Saturday, November 24, 2007

An old bloke

I was handing out how-to-vote leaflets for the Green Party this morning, at a polling booth in Coffs Harbour. An old bloke sat next to me on a bench at around noon. We sat in the shade of a gumtree and only stood up when voters approached down Harbour Drive.

"I've been doing this since Earle Page," he said to me and a Labor bloke (actually a non-affiliated British backpacker employed by the Australian Labor Party to hand out pamphlets, with only the promise of a Labor Party party and free food tonight) and an earnest elderly woman from the Christian Democrats. I'd been having interesting chats with both of them, about various things.

Earle Page was Prime Minister for only 19 days, in 1939, but he was the second-longest serving federal parliamentarian in Australian history. Forty-two years.

"I know," I smiled. "You told me last time." I remembered the old fella from the last federal election, when he was pamphleteering for the Nationals, and I for the Greens, at the same booth. The Nationals and the Greens are at opposite ends of the political spectrum, and the two parties don't like each other, not one little bit.

"Oh, yes," he said, quite friendly like. "I remember your face."


We shook hands, and got talking about the warm and humid weather.

"I got this hat 20 years ago at the Grand Canyon," the old man said. "I've never worn it till today."

"It looks good," I said, and it did. "I should have a hat. I'm starting to get burnt. So ... you've travelled a bit?"

"A fair bit. I've travelled on the Mississippi, the Nile, the Amazon, and the Yangtze. The world's four longest rivers."

"That's incredible. What about the Darling? That's one of the longest, too -- and not as far away."

"I've been to it, but never sailed along it."

"I heard last week," I said, "they found a baleen whale 1,500 miles up the Amazon. Amazing. You know Lavender's Bridge in Bellingen? A bloke told me they found a 13-foot tiger shark there a few years ago. There must be a layer of salt water under the fresh." I was half wrong. It was a minke whale in the Amazon, it was only 1,000 miles -- and it's now dead.

The old man told me about the piranhas of the Amazon. They taste like bream. He said that native kids swim among them. The fish only bite when they taste blood. He brought four varnished specimens back to Australia.

"In Sydney, they kept me at customs from 8pm to 11pm trying to work out what to do with them. I offered one to the customs officer and he let me go home with the other three, which I gave to Hec, who owns the Coffs dolphinarium."

He mentioned some stuff about Egypt and Italy, too. He's also been to Christmas Island. We chatted about how there are two islands by that name, thousands of miles apart. The one he went to was the Pacific one, discovered by Captain Cook. And we chatted about Easter Island and its statues.

"The tourist brochure said the statues face towards the ocean. It's not true. They face inland, towards the cemetery. And the brochure had palm trees. There are no palm trees there. It's all false advertising."

We discussed how the island met its fate. How the islanders chopped down all the trees. I would have said something about environmentalism, but you never talk politics with fellow pamphleteers on election day. That's infra dig.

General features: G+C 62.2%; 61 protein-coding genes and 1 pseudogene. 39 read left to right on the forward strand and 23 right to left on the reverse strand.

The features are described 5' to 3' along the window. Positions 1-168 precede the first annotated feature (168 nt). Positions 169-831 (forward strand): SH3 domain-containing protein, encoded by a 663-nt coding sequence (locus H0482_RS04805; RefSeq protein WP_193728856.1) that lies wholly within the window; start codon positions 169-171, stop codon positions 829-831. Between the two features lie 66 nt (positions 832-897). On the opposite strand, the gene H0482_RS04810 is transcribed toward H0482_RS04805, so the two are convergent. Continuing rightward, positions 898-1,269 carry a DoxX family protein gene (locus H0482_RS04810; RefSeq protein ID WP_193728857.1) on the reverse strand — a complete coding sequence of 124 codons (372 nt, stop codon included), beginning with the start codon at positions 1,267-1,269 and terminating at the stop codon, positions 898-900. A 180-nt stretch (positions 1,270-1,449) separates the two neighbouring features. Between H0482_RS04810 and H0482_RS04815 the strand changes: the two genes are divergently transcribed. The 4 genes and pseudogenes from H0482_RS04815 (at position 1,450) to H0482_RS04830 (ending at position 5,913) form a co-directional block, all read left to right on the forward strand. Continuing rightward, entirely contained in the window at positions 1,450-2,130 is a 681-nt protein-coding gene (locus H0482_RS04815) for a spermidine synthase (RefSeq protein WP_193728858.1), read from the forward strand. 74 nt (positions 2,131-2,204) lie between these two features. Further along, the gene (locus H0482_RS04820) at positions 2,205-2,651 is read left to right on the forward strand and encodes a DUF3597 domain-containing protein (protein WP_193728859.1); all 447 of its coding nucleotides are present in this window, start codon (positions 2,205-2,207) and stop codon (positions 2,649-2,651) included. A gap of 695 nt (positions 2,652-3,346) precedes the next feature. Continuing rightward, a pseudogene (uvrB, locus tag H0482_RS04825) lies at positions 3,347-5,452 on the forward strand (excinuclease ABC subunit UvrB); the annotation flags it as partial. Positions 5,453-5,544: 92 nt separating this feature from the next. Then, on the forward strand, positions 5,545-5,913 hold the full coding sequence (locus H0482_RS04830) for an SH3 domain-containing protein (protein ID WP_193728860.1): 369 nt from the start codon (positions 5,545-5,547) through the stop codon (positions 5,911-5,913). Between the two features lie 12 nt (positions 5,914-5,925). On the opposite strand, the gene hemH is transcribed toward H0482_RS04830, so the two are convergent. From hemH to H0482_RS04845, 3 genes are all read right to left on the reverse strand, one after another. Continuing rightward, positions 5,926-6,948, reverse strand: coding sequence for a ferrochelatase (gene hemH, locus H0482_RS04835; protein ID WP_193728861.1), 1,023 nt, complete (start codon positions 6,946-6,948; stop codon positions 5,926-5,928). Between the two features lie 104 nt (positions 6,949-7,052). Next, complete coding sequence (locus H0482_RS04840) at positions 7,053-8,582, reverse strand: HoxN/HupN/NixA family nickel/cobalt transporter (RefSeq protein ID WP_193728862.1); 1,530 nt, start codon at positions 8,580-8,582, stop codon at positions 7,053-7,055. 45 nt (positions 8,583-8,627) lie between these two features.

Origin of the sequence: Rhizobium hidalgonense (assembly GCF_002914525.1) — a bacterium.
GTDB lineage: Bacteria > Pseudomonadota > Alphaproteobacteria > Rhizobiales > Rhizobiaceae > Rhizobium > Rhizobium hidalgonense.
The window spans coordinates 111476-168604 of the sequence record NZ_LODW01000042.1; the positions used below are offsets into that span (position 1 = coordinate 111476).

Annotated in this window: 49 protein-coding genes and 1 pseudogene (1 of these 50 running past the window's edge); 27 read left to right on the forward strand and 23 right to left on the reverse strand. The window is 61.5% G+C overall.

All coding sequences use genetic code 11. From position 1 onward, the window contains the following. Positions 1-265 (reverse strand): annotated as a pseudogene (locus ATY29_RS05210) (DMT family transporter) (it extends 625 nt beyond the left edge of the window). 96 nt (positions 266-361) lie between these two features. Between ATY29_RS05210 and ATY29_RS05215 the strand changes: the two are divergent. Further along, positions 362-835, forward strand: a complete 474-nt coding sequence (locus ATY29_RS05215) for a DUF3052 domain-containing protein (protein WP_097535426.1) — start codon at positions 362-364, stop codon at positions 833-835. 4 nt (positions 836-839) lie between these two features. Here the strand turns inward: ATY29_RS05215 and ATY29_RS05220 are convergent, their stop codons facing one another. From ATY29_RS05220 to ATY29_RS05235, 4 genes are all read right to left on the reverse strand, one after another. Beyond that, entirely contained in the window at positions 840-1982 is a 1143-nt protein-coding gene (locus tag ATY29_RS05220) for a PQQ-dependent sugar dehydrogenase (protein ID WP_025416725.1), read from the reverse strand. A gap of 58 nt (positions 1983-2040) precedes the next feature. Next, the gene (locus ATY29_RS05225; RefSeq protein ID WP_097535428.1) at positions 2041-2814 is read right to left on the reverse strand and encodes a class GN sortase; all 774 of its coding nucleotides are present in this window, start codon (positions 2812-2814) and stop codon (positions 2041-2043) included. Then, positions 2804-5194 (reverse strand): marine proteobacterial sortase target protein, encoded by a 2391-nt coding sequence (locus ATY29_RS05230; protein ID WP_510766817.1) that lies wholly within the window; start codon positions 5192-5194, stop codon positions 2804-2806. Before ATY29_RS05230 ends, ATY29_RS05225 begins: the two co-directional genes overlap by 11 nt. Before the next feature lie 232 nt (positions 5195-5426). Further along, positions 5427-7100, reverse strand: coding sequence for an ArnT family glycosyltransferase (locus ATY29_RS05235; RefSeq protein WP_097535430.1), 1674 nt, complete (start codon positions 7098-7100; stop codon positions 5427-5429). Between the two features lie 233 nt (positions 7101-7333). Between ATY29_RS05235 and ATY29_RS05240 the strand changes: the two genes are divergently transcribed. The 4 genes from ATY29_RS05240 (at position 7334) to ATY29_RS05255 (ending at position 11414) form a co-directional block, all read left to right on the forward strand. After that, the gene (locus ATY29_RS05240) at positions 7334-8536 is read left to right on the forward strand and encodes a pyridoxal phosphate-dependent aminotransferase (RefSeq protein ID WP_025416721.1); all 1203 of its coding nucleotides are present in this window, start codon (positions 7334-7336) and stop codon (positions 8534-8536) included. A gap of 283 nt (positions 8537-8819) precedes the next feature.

He said something about a man in his sixties. I joked: "You're doing pretty well for a bloke pushing sixty yourself."

He smiled.

"I'll be 94 next month. I've been very fortunate."

"I'm pushing sixty," I said. "I guess you could say. I'm 54. Five grandchildren." Just so he didn't think he was talking to a baby. But he probably thought I still was, compared to him.

In WWII he was a flyer. Fought the Japs. Of 45 men in his section, 15 died in training at the beginning of the war. At the end of the war, there were only four men that they could muster.

"I've had a fortunate life."

He said he still works a bit, and pointed out one of the largest real estate agencies in town.

"You work there?"

"I own it. I don't really work there any more. But I go in quite a bit."

"You did have good fortune in the war, and you've continued to have it. But there's more, surely. You must also have lived well ... and have good genetics."

"Yes. There was no junk food when I grew up ... and, yes, I have good genetics. But you have to eat well."

"Do you still travel?" I doubted it.

"Yes. We're off again next year."

We chatted for a while longer. Then another Greens pamphleteer showed up to relieve me of my duties, so the old man and I shook again, very friendly like, but while we were in mid-handshake, the 93-year-old man spotted some people about to vote and stepped forward to give them pamphlets for the National Party, which is the most redneck party in Australia. His party doesn't like my party. My party doesn't like his party. Not one little bit.

Then I went home. A Green Party party party and free food tonight -- it should compensate for the sunburn.

Two Bob's worth (Bob Brown)


Blogger Jim Belshaw said...

Pip, this is a wonderful story because it captures something that is truly Australian.

Many years ago I was active in Country party politics in Eden Monaro. There was an old labor bloke, a stalwart of the party.

After three election campaigns we knew each other pretty well. Ins ome ways, we had more in common than we did with the emerging professionalism in both parties. He would never vote CP, but we respected each other as people.

A litlle later, I was handing out how to vote cards at a tiny country booth. The Labor, Liberal and, from memory, independent workers handed their how to vote cards to me. For the next three hours I handed out the lot.That is country politics.

8:33 PM  
Blogger Pip said...

Jim, I think your stories are even more wonderful. Thank you.

8:48 PM  

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